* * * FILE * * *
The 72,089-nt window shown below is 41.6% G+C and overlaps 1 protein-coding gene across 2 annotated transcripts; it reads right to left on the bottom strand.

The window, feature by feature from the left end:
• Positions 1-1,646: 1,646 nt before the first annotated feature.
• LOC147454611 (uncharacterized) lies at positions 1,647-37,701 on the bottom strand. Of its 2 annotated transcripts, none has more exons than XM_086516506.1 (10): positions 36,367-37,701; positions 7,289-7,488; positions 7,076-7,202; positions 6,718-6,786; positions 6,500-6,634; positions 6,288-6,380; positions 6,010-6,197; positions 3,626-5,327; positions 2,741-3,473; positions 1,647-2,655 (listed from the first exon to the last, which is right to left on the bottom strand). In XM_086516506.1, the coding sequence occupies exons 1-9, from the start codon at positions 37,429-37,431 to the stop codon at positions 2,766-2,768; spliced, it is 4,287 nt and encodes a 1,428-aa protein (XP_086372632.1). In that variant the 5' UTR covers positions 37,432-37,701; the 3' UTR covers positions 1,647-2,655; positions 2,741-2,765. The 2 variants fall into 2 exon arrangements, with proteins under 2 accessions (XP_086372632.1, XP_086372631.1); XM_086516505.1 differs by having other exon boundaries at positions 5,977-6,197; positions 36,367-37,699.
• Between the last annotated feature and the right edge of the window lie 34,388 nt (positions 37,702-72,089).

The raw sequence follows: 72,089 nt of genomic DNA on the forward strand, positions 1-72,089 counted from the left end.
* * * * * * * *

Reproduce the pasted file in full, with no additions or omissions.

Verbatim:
The 72,089-nt window shown below is 41.6% G+C and overlaps 1 protein-coding gene across 2 annotated transcripts; it reads right to left on the bottom strand.

The window, feature by feature from the left end:
• Positions 1-1,646: 1,646 nt before the first annotated feature.
• LOC147454611 (uncharacterized) lies at positions 1,647-37,701 on the bottom strand. Of its 2 annotated transcripts, none has more exons than XM_086516506.1 (10): positions 36,367-37,701; positions 7,289-7,488; positions 7,076-7,202; positions 6,718-6,786; positions 6,500-6,634; positions 6,288-6,380; positions 6,010-6,197; positions 3,626-5,327; positions 2,741-3,473; positions 1,647-2,655 (listed from the first exon to the last, which is right to left on the bottom strand). In XM_086516506.1, the coding sequence occupies exons 1-9, from the start codon at positions 37,429-37,431 to the stop codon at positions 2,766-2,768; spliced, it is 4,287 nt and encodes a 1,428-aa protein (XP_086372632.1). In that variant the 5' UTR covers positions 37,432-37,701; the 3' UTR covers positions 1,647-2,655; positions 2,741-2,765. The 2 variants fall into 2 exon arrangements, with proteins under 2 accessions (XP_086372632.1, XP_086372631.1); XM_086516505.1 differs by having other exon boundaries at positions 5,977-6,197; positions 36,367-37,699.
• Between the last annotated feature and the right edge of the window lie 34,388 nt (positions 37,702-72,089).

The raw sequence follows: 72,089 nt of genomic DNA on the forward strand, positions 1-72,089 counted from the left end.